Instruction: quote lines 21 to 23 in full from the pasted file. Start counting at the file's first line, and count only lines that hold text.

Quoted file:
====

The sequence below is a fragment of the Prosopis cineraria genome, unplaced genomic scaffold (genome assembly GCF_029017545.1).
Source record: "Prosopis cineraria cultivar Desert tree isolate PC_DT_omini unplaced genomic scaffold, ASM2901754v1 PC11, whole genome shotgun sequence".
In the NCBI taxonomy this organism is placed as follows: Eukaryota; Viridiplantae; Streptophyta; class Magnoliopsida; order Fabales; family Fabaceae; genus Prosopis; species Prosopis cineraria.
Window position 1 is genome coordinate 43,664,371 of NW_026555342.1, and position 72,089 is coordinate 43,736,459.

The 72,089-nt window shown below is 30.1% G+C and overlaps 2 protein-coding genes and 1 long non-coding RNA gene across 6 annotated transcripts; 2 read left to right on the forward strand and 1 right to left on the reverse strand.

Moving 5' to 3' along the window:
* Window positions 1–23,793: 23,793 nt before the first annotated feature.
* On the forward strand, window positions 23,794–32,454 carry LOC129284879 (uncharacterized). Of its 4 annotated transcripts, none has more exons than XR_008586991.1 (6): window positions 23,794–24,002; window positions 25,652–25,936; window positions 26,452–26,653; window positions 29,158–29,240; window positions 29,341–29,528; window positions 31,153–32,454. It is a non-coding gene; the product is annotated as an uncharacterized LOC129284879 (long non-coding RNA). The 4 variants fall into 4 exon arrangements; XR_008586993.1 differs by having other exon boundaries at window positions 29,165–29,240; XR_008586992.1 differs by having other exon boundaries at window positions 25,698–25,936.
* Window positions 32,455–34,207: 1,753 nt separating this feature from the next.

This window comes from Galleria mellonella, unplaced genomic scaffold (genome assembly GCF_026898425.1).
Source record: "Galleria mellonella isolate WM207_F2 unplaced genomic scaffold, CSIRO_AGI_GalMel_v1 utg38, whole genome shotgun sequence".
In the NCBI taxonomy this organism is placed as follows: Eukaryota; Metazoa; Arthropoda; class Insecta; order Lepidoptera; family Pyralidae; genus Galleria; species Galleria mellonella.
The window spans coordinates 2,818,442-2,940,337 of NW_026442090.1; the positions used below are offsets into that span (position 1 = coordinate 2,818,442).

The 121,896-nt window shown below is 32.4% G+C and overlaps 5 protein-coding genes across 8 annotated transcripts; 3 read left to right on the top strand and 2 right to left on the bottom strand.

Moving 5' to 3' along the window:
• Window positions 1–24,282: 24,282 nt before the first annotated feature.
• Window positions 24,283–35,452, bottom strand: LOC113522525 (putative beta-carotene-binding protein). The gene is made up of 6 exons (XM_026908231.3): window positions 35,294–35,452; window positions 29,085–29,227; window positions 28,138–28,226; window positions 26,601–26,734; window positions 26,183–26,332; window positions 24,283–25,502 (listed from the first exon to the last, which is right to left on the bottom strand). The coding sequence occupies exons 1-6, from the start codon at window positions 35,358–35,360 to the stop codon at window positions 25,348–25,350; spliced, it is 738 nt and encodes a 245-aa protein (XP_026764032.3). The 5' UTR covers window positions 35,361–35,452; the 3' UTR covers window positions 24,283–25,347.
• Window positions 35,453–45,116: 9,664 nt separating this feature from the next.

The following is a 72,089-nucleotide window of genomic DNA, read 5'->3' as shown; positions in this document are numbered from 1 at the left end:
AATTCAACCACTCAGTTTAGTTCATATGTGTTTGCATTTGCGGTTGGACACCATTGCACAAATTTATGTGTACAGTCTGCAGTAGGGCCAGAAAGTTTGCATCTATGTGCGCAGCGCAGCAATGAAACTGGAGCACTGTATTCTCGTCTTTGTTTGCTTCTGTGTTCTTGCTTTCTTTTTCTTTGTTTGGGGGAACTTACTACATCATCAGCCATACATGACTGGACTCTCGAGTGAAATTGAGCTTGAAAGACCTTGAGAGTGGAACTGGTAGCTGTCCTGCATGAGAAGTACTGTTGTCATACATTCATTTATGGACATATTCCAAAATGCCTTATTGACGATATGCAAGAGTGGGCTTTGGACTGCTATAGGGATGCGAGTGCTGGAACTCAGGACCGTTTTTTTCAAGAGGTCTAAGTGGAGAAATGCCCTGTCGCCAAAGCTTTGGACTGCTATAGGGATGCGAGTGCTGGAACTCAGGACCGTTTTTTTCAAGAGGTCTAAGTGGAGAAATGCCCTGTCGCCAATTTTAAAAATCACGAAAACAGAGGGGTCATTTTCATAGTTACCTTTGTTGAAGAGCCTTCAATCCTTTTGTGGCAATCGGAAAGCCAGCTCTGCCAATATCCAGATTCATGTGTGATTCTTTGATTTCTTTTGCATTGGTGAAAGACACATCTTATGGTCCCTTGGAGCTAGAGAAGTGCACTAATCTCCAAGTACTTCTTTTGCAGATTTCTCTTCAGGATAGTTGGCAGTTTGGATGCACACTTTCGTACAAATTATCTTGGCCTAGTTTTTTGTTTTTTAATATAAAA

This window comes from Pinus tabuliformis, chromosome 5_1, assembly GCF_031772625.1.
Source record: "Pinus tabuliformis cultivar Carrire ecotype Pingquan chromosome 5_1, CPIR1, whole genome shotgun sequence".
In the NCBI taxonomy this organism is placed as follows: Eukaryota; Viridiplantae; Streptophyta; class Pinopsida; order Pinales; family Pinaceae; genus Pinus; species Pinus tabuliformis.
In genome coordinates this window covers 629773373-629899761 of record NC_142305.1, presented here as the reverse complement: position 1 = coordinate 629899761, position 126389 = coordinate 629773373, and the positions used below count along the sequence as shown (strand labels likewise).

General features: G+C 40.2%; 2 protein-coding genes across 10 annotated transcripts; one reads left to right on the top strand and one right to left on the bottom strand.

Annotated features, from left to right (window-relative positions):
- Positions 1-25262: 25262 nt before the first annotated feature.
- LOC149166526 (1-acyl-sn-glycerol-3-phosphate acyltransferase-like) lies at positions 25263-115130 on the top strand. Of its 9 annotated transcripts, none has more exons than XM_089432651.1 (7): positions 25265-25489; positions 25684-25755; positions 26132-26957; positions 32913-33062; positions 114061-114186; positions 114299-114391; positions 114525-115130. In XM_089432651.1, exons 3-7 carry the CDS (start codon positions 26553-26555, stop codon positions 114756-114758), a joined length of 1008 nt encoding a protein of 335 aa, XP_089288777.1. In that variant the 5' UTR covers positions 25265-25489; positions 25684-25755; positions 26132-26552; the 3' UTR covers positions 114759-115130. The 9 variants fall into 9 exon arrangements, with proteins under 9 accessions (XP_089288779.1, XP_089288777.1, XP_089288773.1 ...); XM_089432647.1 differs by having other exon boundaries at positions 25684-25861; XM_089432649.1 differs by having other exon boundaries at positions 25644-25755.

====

This window comes from Pinus tabuliformis, chromosome 5_1, assembly GCF_031772625.1.
Source record: "Pinus tabuliformis cultivar Carrire ecotype Pingquan chromosome 5_1, CPIR1, whole genome shotgun sequence".
In the NCBI taxonomy this organism is placed as follows: Eukaryota; Viridiplantae; Streptophyta; class Pinopsida; order Pinales; family Pinaceae; genus Pinus; species Pinus tabuliformis.